According to Plan

according-to-planGraeme Goldsworthy, According to Plan: The Unfolding Revelation of God in the Bible (Downers Grove: IVP Academic, 1991)



“How do you interpret Scripture?” This is a much more revealing question than “What is your view of Scripture?” Graeme Goldsworthy, an Australian Anglican who is an Old Testament scholar, offers with According to Plan an introduction to biblical theology: “a means of looking at one particular event in relation to the total picture.” Asking, “What is the story of the Bible?” Goldsworthy, as a Reformed evangelical, writes an accessible narrative in four sections: the Why, How, What, and Where of biblical theology. Each chapter ends with four discussion questions, making this book appealing for a group or class. Readers discover the benefit of taking a bird’s-eye view of Scripture to see how the Old Testament relates to the New, or, how the New Testament (Christ) interprets the Old.



  • Christocentrism. Goldsworthy maintains a strict Christ-centered focus when reading and interpreting Scripture. “Every word in Scripture points to Jesus and finds its meaning in him.”
  • Theology. Theology means “the study of God.” Goldsworthy reminds readers that all Christians are theologians. “Part of being a Christian is that we do
  • Biblical Theology. Perhaps also thought of as “story theology.” Its three ingredients—literature, historical record, and theology/revelation—are also the major elements of the Bible overall.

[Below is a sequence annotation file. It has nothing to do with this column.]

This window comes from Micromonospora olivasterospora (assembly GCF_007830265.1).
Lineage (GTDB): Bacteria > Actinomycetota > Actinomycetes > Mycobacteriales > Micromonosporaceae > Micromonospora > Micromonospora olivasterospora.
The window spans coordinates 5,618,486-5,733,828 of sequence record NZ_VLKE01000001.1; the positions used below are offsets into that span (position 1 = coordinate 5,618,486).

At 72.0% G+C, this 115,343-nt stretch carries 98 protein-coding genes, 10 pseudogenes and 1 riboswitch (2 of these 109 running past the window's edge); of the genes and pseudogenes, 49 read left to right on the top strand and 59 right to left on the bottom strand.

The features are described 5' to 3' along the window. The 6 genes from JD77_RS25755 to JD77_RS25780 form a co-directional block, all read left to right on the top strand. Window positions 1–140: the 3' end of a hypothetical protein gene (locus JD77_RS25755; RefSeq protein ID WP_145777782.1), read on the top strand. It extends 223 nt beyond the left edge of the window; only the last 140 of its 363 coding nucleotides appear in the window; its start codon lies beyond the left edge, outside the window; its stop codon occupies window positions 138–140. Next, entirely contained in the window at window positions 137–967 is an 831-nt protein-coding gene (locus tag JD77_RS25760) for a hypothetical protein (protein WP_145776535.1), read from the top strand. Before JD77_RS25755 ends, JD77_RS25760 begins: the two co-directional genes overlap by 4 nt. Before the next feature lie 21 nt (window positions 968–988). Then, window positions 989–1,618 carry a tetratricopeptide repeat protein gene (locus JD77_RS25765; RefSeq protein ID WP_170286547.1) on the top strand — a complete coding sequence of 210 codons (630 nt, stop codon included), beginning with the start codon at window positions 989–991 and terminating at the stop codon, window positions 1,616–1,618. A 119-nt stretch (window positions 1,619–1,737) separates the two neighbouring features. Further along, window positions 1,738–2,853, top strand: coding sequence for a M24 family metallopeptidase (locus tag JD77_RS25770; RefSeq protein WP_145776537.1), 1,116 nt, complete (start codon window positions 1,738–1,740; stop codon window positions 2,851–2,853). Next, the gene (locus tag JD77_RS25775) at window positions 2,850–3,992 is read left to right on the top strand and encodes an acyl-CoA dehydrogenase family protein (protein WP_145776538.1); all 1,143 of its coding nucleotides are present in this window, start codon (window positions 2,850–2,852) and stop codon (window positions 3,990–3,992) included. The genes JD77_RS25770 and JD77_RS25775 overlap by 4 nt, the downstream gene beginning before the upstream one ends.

• Typology. Typology is part of the progressive revelation of God, or truth, to man. A “type” prefigures or is patterned after the “antitype.” Adam, Moses, and David are “types” of Christ.
  • Offices. Jesus fulfills each of the main offices of the Old Testament: prophet, priest, king, and wise man.
  • Truth. There are “three main views of how we know what is real and true”: secular humanism, theistic humanism, and Christian theism.


Discussion Questions:

  1. What are the differences between biblical, pastoral, historical, systematic, and exegetical theologies?
  2. Is biblical theology more important than the others? Why or why not?
  3. How does one’s conception of the Bible as a story change one’s approach to Scripture?
  4. Define and describe each part of this process: justification > sanctification > glorification.
  5. How are both Jesus and the Bible the “divine-human word”?
  6. What are proof texts, and what is their danger?
  7. How does Luke 24:13-35 relate to the goal of According to Plan?
  8. Discuss the meaning of these terms: hermeneutics, natural revelation, providence, mediation, eschatology, regeneration, and presuppositions.
  9. In what way does the exodus from Egypt relate to Scripture’s “pattern of redemption”?
  10. Discuss one of Goldsworthy’s conclusions: “The Bible gives no grounds for the belief that God guides us in everyday decisions other than by revealing the gospel.”
  11. How are both this video from Tim Keller and The Jesus Storybook Bible examples of biblical theology?
  12. Choose a theme and discuss its movement through Scripture: mountains, covenant, kingship, temple, word, shepherd, or Israel.


Click here for a downloadable Word document of this Discussion Guide.